Luckily, I’ve know Kyle Anne for years.  She and I met back in 2015 when we collaborated on a promotional photoshoot for Love Your Rebellion.  We’ve worked together on live performance photos before and I even got to capture her opening up for the Eli Young Band, which was such an unexpected honor.  I asked her once why she decided to keep working with me after that first shoot and she said:

“Even though we had just met that day, I felt so comfortable with you, and I was impressed with your creative energy…After seeing how awesome those photos turned out, I knew I wanted to work with you on future projects.  I’ve hired you several times since then, and I’ve been 100% satisfied with all the beautiful photos you’re provided.”

We even collaborated on the creation of the images  used on the cover of her “Eulogy” album!  So when it came time to figure out how to make a music video for “Love Bug Season” I felt like we’d built enough trust to try something new together.  She sent me the track and as I listened to “Love Bug Season” for the first time then I started to brainstorm ideas of imagery that would compliment that song.  I asked her “How would you like this song to look?”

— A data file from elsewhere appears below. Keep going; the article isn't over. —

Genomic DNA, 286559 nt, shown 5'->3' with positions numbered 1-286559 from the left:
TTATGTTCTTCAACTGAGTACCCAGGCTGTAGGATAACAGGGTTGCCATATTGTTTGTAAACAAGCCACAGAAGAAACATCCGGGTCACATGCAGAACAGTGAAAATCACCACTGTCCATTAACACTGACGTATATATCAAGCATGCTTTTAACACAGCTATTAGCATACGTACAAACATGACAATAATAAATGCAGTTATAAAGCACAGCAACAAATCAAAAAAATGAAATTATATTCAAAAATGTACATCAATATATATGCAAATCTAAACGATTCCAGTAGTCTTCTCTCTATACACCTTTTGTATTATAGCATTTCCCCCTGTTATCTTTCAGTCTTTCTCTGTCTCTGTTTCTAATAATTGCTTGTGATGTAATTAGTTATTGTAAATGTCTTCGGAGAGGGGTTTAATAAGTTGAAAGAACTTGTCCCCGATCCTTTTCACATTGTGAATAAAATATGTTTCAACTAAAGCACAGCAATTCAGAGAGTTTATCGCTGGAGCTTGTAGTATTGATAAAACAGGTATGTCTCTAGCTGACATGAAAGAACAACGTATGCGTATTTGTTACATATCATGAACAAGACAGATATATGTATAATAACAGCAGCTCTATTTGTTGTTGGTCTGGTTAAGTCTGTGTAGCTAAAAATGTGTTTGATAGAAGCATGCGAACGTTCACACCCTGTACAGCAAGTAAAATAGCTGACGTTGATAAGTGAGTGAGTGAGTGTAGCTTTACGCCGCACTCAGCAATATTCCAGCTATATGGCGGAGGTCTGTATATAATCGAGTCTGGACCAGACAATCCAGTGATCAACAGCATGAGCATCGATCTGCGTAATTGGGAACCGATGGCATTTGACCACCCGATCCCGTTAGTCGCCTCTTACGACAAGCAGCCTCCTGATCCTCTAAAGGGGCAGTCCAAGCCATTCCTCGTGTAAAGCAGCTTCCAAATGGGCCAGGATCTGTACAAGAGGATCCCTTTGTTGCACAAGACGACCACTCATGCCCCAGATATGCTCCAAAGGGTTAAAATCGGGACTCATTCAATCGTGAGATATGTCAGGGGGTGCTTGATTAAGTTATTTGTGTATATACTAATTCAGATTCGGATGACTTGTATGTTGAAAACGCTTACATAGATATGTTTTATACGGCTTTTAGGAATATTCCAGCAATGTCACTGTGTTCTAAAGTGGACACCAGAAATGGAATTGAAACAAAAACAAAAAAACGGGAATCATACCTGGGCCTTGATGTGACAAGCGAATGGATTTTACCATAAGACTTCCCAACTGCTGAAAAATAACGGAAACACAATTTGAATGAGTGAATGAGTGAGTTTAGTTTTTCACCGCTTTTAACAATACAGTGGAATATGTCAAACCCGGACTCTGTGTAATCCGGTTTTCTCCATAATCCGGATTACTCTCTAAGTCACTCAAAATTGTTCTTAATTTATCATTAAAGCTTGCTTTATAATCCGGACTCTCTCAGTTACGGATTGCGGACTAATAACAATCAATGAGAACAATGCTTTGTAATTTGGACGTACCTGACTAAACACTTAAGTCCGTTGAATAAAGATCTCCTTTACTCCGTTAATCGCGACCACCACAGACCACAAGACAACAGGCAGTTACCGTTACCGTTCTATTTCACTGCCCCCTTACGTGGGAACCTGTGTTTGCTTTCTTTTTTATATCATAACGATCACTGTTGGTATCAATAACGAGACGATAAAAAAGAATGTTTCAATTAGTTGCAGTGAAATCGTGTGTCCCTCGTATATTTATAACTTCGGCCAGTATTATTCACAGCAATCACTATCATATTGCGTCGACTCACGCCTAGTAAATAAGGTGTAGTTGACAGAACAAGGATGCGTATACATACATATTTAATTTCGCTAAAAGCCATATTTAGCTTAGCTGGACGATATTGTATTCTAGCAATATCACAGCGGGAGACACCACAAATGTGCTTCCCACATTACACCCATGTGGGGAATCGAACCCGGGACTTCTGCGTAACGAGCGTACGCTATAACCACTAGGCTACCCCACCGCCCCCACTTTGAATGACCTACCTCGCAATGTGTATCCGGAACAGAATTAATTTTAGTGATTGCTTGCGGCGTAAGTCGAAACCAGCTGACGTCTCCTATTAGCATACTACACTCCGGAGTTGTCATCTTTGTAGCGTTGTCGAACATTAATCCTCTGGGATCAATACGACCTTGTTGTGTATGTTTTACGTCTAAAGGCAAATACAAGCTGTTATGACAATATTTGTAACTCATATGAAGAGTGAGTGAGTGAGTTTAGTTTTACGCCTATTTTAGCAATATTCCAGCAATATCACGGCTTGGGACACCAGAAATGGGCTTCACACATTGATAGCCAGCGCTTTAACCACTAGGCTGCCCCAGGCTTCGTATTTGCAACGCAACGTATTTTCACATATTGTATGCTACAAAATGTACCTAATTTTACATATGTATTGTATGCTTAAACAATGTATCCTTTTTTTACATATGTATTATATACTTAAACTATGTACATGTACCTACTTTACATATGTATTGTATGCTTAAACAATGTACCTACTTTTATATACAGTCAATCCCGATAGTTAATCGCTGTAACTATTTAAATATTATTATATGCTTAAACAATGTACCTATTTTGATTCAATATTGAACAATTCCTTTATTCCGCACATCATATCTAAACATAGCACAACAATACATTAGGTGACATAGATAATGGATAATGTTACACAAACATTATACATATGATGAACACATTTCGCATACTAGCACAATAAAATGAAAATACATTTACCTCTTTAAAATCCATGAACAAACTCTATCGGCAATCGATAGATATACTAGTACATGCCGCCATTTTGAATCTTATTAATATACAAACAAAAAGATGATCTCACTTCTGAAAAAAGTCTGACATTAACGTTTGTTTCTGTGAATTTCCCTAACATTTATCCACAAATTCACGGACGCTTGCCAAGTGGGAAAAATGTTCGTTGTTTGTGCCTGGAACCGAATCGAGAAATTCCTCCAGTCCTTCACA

Her first thought was to use her daughter, Elliot, in a simple, minimalistic way.  We kicked around some ideas and eventually I turned to my friend Spencer at Dandy House for some guidance.

music video clip gif of mom and daughter's eyes in black and white

Consult with Collaborators

Know your limits and know when you need to get help from someone with more experience!